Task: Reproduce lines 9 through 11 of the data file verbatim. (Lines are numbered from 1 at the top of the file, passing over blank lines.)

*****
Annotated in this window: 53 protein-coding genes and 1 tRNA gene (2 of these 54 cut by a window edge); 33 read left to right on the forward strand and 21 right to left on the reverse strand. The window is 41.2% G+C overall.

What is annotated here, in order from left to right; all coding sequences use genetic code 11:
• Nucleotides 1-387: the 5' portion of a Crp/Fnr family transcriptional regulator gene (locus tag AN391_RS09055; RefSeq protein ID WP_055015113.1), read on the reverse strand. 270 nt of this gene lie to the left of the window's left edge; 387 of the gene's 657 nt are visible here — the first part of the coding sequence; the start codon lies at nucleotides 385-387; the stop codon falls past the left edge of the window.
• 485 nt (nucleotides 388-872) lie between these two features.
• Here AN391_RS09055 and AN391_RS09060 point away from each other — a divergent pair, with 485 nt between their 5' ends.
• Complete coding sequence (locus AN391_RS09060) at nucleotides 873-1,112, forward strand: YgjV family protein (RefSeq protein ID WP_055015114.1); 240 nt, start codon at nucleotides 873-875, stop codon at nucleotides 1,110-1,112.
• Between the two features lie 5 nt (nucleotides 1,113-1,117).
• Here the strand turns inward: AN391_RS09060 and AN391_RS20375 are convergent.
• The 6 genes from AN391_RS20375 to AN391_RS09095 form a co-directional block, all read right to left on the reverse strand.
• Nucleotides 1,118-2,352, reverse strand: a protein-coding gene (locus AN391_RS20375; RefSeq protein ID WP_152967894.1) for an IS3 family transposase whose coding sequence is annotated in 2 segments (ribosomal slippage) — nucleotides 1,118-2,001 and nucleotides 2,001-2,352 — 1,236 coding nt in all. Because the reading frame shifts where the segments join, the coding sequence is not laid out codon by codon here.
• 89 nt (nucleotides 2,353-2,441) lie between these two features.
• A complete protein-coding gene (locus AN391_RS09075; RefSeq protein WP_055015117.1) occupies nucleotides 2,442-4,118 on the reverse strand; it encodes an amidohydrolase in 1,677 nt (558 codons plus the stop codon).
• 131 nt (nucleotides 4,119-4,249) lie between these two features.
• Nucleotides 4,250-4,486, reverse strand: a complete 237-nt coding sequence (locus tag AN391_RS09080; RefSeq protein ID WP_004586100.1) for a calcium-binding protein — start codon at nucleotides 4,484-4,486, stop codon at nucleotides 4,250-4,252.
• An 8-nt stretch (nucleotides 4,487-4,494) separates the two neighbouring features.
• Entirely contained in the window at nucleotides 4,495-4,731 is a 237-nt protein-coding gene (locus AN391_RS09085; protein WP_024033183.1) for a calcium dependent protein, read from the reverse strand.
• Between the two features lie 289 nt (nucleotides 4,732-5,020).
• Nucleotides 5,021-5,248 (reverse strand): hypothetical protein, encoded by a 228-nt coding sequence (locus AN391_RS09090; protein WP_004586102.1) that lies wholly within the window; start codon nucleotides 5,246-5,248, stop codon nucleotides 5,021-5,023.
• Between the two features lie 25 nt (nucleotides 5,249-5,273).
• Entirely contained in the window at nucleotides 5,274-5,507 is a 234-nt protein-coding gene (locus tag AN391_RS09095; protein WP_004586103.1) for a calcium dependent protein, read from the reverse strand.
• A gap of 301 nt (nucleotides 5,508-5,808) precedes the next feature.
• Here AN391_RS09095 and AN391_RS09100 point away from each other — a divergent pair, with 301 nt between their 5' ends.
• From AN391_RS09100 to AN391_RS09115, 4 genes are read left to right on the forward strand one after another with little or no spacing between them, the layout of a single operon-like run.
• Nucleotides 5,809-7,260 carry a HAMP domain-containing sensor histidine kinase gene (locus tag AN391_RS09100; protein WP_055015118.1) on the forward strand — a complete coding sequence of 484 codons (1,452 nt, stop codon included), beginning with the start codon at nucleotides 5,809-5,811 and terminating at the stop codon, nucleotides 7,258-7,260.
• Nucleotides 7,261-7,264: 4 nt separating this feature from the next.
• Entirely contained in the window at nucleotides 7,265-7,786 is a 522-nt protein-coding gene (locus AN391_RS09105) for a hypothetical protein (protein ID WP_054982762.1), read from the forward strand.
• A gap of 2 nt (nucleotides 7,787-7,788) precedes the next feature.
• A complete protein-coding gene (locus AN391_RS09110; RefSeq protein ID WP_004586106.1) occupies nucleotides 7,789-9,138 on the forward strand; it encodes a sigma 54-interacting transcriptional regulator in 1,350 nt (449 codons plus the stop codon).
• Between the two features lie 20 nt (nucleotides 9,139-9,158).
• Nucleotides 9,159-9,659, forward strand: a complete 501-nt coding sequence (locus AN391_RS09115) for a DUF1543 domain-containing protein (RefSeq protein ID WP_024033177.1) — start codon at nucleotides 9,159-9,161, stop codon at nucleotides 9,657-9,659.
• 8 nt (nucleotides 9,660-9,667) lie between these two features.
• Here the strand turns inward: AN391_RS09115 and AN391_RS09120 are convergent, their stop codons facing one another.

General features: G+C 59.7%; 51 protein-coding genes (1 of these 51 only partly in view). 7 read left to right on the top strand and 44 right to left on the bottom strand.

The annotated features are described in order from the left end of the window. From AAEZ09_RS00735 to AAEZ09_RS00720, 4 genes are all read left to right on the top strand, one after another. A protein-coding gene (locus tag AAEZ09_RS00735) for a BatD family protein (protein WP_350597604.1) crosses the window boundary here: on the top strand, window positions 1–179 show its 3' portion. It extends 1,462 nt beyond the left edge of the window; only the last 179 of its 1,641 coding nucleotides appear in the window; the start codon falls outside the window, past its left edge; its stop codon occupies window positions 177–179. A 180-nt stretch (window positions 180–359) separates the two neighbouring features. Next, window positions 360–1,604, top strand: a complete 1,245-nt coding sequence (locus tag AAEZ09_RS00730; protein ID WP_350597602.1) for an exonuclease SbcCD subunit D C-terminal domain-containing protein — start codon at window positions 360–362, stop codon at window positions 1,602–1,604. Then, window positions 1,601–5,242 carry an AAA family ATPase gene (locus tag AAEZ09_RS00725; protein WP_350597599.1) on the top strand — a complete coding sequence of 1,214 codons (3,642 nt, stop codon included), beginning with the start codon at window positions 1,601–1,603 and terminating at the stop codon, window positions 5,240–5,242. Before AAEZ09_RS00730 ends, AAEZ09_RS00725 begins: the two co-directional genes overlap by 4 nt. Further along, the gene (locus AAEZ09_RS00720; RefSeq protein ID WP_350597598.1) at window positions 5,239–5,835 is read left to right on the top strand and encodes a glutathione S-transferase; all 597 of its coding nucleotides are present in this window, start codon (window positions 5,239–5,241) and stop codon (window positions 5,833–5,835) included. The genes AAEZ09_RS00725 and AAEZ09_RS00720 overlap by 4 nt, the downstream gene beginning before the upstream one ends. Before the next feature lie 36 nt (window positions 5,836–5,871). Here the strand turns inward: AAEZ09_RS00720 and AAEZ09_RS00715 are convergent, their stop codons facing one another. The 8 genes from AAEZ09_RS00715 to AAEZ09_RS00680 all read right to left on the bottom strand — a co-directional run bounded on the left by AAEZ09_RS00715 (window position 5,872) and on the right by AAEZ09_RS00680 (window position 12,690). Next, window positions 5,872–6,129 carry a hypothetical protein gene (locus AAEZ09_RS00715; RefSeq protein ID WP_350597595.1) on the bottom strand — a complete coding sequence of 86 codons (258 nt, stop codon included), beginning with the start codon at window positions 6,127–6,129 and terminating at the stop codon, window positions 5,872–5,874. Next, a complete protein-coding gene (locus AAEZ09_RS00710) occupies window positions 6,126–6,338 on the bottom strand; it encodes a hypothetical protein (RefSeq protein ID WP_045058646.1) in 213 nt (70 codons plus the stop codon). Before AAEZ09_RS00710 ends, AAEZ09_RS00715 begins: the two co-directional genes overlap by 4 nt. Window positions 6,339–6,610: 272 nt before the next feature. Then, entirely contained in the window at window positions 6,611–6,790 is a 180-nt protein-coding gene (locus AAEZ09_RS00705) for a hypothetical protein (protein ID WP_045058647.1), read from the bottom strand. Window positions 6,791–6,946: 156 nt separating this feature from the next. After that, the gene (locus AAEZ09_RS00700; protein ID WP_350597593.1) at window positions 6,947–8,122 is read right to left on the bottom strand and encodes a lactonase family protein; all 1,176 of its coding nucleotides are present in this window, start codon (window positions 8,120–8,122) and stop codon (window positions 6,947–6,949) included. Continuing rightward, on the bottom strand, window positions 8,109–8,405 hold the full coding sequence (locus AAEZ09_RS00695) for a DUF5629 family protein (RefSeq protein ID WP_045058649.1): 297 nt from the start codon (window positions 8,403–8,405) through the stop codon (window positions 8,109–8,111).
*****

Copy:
• The 6 genes from AN391_RS20375 to AN391_RS09095 form a co-directional block, all read right to left on the reverse strand.
• Nucleotides 1,118-2,352, reverse strand: a protein-coding gene (locus AN391_RS20375; RefSeq protein ID WP_152967894.1) for an IS3 family transposase whose coding sequence is annotated in 2 segments (ribosomal slippage) — nucleotides 1,118-2,001 and nucleotides 2,001-2,352 — 1,236 coding nt in all. Because the reading frame shifts where the segments join, the coding sequence is not laid out codon by codon here.
• 89 nt (nucleotides 2,353-2,441) lie between these two features.